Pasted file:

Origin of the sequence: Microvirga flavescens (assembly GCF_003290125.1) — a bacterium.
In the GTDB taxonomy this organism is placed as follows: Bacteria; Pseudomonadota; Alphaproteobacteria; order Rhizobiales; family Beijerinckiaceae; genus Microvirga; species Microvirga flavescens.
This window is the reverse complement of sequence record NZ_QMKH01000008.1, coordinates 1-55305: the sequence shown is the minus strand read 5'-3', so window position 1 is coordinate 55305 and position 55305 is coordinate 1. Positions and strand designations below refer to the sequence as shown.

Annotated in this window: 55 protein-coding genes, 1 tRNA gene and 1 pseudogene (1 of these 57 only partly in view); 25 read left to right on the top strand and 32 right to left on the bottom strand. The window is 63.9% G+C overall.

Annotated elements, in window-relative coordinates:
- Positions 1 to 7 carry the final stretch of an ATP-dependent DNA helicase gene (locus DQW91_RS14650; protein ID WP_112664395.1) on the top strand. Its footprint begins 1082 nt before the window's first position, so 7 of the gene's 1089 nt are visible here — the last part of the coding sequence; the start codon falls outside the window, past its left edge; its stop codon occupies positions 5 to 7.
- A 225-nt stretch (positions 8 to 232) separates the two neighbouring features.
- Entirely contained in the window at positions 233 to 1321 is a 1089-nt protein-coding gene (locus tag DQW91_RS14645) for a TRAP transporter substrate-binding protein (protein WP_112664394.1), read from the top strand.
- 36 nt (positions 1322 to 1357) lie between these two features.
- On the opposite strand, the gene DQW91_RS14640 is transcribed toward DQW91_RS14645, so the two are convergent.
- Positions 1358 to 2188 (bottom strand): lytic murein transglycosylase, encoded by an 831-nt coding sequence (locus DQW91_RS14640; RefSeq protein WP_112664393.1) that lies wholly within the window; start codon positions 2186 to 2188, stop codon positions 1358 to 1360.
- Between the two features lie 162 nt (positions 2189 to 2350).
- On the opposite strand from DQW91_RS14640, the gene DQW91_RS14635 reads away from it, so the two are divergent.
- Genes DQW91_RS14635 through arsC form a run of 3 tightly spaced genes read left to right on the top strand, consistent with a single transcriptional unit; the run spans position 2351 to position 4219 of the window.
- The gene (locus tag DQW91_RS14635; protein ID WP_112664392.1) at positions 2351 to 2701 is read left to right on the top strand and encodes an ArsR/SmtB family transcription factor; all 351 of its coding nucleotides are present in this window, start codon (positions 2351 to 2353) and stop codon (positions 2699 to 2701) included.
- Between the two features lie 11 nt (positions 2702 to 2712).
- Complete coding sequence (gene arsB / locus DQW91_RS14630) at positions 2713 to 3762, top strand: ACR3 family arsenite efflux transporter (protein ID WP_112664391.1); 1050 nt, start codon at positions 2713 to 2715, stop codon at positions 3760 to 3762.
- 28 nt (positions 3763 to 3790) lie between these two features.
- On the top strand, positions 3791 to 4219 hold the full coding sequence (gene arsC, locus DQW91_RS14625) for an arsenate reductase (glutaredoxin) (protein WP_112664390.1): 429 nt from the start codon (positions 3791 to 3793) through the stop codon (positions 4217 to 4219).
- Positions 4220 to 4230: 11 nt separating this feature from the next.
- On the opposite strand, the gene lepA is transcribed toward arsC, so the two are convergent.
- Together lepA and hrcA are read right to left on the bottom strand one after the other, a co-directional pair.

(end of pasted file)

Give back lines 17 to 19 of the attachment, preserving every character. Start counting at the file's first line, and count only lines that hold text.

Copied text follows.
- Complete coding sequence (gene arsB / locus DQW91_RS14630) at positions 2713 to 3762, top strand: ACR3 family arsenite efflux transporter (protein ID WP_112664391.1); 1050 nt, start codon at positions 2713 to 2715, stop codon at positions 3760 to 3762.
- 28 nt (positions 3763 to 3790) lie between these two features.
- On the top strand, positions 3791 to 4219 hold the full coding sequence (gene arsC, locus DQW91_RS14625) for an arsenate reductase (glutaredoxin) (protein WP_112664390.1): 429 nt from the start codon (positions 3791 to 3793) through the stop codon (positions 4217 to 4219).